The Stirling Council Archives holds records dating from the 14th century to the present day. This wonderful collection provides the Council with a corporate memory of its rich past as the central city of Scotland, and the community with an unrivalled resource that allows access to its collective history and heritage. Set up in 1975 as the Central Regional Archives, the facility has been providing access to historical information for both colleagues within the Council and members of the public for nearly 40 years.
The Declaration of Arbroath was sent to the Pope in 1320, six years after the battle of Bannockburn. King Edward II had refused to make peace with Scotland and the Pope had not recognised Robert the Bruce as King of Scotland.
It is thought eight Scottish earls and 38 barons sealed the Declaration - the sole survivor of three letters written from Scotland to the Pope at the time - urging the Pope to recognise Robert the Bruce as King of Scotland. Due to its fragile state, the Declaration is on display in a purpose-built hermetically sealed display case to protect it for future generations.
In 1328 the Bruce was an old man and he was slowly dying. He had been at war with England for more than twenty years. The Treaty of Edinburgh-Northampton would finally seal the peace.
Edward II had refused to give up his claim to overlordship of Scotland but he was no longer in control. The English king had been deposed by his wife Isabella of France and her lover, Roger Mortimer.
Bruce saw his chance and sent James Douglas to attack the north of England. The English feared that the Scots would take Northumbria and sought terms.
The terms of the Treaty of Edinburgh-Northampton were agreed. The English finally recognised King Robert I as King of Scots and acknowledged the independence of Scotland. Edward II’s daughter Joan of the Tower would marry the Bruce’s son, David.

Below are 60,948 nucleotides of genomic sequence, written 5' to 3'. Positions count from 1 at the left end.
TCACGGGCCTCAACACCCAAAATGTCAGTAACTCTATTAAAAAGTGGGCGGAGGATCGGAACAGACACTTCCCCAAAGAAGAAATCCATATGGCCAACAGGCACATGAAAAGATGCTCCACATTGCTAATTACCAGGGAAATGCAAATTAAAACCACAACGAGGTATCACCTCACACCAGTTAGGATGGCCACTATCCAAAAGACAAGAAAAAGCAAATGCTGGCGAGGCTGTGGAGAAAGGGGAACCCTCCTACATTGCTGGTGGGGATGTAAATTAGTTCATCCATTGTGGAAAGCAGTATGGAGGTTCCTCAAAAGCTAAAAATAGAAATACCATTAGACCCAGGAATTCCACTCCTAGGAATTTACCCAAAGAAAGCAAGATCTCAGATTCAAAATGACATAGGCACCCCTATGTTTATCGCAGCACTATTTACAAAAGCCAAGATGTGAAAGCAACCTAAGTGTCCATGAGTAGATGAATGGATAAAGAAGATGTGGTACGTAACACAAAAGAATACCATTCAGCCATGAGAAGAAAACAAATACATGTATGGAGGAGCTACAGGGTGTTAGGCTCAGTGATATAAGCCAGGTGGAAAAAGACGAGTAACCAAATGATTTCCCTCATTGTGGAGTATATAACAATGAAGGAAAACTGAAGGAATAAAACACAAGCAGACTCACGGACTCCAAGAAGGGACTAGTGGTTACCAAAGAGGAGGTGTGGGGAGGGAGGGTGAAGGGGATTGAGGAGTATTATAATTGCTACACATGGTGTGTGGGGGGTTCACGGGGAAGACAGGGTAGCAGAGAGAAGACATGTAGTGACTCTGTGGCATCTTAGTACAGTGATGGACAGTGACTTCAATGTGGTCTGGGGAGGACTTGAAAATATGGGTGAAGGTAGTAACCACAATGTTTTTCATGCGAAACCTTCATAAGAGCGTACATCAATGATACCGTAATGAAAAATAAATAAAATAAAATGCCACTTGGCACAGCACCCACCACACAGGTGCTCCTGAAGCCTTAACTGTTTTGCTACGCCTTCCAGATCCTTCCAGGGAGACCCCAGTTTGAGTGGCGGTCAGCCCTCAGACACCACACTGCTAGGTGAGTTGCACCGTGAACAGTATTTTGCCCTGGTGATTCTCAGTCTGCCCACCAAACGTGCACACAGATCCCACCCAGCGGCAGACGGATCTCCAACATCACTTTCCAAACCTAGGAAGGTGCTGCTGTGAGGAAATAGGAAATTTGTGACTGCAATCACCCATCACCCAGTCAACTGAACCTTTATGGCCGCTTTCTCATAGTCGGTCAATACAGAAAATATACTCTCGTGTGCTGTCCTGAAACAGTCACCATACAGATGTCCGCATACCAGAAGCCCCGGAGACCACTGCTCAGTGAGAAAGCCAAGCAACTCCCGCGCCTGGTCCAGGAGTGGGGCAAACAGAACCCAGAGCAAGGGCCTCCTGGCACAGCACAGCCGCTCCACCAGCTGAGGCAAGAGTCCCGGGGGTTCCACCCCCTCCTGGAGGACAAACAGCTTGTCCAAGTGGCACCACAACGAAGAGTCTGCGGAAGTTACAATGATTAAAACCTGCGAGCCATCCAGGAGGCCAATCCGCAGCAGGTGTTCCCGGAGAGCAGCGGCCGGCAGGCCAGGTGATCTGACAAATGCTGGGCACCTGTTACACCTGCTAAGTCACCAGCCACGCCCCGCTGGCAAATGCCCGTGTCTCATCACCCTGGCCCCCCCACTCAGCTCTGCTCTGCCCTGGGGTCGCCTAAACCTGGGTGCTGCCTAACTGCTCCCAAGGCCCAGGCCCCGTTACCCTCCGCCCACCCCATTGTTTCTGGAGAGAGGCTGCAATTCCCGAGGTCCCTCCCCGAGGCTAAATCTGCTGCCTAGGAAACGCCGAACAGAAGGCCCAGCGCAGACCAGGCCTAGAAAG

In July 1328, the six-year-old Joan was married to the four-year-old David II. Less than a year later, Robert the Bruce died. Peace and freedom had been hard fought for - and would be short lived.
Two letters that are thought to have passed through the hands of Scottish national hero William Wallace will go on display this August at the Scottish Parliament as part of its annual Festival of Politics. These are the only two surviving documents that are directly connected to Wallace and neither of them is actually owned by Scotland, so to see them both together in the motherland is a once in a lifetime opportunity.
One letter, known as the Safe Conduct or the Wallace Letter, was written on November 7th, 1300 by King Philip IV of France to his representatives in Rome. Wallace had left Scotland for France in the fall of 1298 after his defeat at the Battle of Falkirk and his resignation as Guardian of Scotland in favour of Robert the Bruce. Written in Latin, the letter commands that the King’s ambassadors ask Pope Boniface VIII to agree to Wallace’s requests.
The other letter is known as the Lubeck Letter
Editor-in-Chief: Michael L. Jex
Web Master: Rick Stirling
This Web Site is Dedicated To: Peter, Christopher, Ashley, Brittany, Shannon, Ian, Cameron, Emilie & William E Stirling II